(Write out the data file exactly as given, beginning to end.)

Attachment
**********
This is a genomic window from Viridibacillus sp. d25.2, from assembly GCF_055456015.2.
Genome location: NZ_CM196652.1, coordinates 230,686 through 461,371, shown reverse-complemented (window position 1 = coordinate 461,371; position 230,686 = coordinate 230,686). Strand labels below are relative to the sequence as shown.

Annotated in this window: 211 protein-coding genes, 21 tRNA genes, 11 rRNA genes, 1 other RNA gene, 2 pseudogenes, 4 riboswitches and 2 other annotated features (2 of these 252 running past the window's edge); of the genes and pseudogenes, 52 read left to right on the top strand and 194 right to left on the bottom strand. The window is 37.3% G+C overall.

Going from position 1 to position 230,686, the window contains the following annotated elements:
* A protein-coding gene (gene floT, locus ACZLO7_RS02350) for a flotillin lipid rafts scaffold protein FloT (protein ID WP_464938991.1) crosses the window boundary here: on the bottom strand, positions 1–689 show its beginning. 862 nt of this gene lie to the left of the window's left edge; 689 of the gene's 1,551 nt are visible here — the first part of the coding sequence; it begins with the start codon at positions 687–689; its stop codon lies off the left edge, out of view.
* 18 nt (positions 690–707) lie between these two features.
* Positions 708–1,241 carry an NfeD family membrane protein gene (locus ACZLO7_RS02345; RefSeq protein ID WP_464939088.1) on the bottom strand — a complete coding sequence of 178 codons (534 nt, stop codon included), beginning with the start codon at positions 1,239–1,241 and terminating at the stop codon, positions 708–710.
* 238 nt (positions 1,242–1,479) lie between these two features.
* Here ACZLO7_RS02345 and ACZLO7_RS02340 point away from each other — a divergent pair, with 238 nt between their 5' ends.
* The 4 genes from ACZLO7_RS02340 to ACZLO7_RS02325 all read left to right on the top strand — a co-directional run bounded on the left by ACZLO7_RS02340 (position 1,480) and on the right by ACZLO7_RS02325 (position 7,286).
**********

This is a genomic window from Viridibacillus sp. d25.2, from assembly GCF_055456015.2.
Genome location: NZ_CM196652.1, coordinates 230,686 through 461,371, shown reverse-complemented (window position 1 = coordinate 461,371; position 230,686 = coordinate 230,686). Strand labels below are relative to the sequence as shown.

Annotated in this window: 211 protein-coding genes, 21 tRNA genes, 11 rRNA genes, 1 other RNA gene, 2 pseudogenes, 4 riboswitches and 2 other annotated features (2 of these 252 running past the window's edge); of the genes and pseudogenes, 52 read left to right on the top strand and 194 right to left on the bottom strand. The window is 37.3% G+C overall.

Going from position 1 to position 230,686, the window contains the following annotated elements:
* A protein-coding gene (gene floT, locus ACZLO7_RS02350) for a flotillin lipid rafts scaffold protein FloT (protein ID WP_464938991.1) crosses the window boundary here: on the bottom strand, positions 1–689 show its beginning. 862 nt of this gene lie to the left of the window's left edge; 689 of the gene's 1,551 nt are visible here — the first part of the coding sequence; it begins with the start codon at positions 687–689; its stop codon lies off the left edge, out of view.
* 18 nt (positions 690–707) lie between these two features.
* Positions 708–1,241 carry an NfeD family membrane protein gene (locus ACZLO7_RS02345; RefSeq protein ID WP_464939088.1) on the bottom strand — a complete coding sequence of 178 codons (534 nt, stop codon included), beginning with the start codon at positions 1,239–1,241 and terminating at the stop codon, positions 708–710.
* 238 nt (positions 1,242–1,479) lie between these two features.
* Here ACZLO7_RS02345 and ACZLO7_RS02340 point away from each other — a divergent pair, with 238 nt between their 5' ends.
* The 4 genes from ACZLO7_RS02340 to ACZLO7_RS02325 all read left to right on the top strand — a co-directional run bounded on the left by ACZLO7_RS02340 (position 1,480) and on the right by ACZLO7_RS02325 (position 7,286).